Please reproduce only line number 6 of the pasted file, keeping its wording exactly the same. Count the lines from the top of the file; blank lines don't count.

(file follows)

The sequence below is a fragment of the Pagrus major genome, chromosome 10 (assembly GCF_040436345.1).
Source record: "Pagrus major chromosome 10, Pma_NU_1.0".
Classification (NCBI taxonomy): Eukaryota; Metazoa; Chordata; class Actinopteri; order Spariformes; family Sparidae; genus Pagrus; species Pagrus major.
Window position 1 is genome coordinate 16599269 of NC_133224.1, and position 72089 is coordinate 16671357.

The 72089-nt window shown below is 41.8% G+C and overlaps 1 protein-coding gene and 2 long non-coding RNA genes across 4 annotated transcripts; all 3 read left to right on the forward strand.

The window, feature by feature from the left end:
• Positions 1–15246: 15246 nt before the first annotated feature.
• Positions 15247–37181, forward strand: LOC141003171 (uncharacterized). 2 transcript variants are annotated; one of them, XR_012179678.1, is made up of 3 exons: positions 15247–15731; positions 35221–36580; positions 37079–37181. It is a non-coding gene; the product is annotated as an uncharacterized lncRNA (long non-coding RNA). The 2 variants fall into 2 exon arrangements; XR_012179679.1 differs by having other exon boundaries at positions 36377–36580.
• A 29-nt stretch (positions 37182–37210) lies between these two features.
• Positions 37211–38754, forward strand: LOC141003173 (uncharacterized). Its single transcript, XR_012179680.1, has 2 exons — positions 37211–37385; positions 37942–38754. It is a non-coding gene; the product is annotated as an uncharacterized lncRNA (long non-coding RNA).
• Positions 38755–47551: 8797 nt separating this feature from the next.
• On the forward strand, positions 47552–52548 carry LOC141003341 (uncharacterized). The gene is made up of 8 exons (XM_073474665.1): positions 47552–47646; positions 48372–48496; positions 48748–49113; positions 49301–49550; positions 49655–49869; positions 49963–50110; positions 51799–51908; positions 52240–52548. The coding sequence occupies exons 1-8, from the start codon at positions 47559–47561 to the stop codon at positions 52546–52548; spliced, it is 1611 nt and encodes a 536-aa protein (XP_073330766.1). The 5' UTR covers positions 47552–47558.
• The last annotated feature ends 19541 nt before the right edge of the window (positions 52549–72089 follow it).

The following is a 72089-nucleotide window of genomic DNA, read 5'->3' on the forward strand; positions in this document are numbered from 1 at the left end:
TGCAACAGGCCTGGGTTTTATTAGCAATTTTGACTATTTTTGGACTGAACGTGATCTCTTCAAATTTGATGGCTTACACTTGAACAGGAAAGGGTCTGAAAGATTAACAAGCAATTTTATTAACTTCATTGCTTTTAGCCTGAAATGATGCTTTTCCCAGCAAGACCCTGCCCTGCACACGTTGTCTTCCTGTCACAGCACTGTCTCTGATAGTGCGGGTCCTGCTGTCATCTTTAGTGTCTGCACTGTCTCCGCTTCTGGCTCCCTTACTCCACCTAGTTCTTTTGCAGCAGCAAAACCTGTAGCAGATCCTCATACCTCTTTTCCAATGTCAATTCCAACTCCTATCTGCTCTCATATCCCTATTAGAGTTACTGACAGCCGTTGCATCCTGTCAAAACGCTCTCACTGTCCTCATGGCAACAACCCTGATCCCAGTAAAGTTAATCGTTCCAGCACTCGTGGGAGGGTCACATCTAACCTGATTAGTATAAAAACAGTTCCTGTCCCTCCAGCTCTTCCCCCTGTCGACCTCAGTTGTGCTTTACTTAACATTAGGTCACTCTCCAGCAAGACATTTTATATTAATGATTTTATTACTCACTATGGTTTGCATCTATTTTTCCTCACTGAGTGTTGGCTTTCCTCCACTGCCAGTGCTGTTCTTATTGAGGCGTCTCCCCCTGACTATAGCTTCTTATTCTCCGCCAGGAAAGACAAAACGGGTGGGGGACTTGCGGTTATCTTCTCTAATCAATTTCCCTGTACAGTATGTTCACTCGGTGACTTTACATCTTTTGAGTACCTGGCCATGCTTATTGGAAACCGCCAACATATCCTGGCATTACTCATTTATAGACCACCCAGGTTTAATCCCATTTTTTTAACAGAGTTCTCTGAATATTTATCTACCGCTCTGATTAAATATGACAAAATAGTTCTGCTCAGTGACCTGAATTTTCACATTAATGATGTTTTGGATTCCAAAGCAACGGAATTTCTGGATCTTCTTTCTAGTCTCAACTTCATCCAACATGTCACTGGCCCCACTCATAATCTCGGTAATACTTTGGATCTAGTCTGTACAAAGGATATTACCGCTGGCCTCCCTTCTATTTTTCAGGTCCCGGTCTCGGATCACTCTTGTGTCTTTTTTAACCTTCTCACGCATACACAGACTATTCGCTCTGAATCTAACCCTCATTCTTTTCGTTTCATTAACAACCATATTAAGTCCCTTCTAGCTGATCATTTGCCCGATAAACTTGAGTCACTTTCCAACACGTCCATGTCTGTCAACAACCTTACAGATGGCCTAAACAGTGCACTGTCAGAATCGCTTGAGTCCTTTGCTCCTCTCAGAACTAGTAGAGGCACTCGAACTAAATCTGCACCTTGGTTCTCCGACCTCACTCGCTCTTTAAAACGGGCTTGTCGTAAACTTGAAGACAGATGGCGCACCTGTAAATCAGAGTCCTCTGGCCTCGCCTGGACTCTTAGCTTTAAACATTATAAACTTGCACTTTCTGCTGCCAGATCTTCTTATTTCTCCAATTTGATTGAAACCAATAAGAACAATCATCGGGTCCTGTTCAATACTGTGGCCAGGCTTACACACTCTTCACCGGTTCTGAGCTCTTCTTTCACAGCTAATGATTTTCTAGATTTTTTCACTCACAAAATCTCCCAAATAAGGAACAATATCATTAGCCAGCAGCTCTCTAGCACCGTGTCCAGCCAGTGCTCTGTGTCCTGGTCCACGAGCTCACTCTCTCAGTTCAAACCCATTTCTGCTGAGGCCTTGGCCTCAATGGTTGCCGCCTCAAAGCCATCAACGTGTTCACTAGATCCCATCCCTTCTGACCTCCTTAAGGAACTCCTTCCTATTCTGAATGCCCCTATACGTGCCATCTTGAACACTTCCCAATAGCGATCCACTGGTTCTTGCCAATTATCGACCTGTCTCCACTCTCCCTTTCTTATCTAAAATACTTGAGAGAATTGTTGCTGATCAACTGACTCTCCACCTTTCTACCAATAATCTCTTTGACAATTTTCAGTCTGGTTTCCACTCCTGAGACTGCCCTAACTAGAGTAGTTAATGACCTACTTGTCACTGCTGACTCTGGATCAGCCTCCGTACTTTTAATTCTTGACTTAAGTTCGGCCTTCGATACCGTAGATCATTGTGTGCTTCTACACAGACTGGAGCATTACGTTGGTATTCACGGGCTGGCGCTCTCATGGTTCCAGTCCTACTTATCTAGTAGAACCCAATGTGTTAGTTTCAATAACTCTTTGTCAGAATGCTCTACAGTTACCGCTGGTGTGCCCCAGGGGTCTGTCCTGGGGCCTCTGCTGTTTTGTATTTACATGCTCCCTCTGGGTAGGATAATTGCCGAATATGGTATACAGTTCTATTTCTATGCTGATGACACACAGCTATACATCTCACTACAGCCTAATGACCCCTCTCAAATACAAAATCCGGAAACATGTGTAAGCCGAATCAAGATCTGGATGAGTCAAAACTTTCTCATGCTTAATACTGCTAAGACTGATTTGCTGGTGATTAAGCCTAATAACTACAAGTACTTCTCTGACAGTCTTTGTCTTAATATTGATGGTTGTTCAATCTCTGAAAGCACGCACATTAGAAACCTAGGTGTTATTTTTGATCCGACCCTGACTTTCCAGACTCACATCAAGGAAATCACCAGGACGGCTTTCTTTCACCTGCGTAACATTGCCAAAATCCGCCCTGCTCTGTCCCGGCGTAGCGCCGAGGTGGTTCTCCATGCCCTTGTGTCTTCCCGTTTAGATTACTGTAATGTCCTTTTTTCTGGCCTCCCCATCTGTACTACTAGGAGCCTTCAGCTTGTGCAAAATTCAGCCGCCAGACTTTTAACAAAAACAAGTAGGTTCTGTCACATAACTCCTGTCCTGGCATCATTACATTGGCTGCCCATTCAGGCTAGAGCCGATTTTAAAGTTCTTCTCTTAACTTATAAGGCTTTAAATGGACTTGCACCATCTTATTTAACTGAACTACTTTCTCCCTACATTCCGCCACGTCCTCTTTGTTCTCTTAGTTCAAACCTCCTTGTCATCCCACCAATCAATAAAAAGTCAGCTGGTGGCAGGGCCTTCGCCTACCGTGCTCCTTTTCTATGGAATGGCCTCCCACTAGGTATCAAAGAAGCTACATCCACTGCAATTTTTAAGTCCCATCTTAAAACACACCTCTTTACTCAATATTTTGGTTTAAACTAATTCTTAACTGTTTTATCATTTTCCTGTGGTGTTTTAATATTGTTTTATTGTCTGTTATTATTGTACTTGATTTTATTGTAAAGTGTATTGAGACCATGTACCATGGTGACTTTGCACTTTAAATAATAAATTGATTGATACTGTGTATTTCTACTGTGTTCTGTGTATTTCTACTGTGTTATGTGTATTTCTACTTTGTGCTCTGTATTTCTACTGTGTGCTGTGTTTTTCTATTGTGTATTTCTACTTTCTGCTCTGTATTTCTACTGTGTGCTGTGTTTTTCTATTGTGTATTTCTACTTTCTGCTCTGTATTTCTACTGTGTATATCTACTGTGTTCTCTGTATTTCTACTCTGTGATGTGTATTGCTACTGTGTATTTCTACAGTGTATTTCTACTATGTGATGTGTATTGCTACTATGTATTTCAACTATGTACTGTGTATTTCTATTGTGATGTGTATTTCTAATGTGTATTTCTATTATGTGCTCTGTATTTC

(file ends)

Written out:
The window, feature by feature from the left end: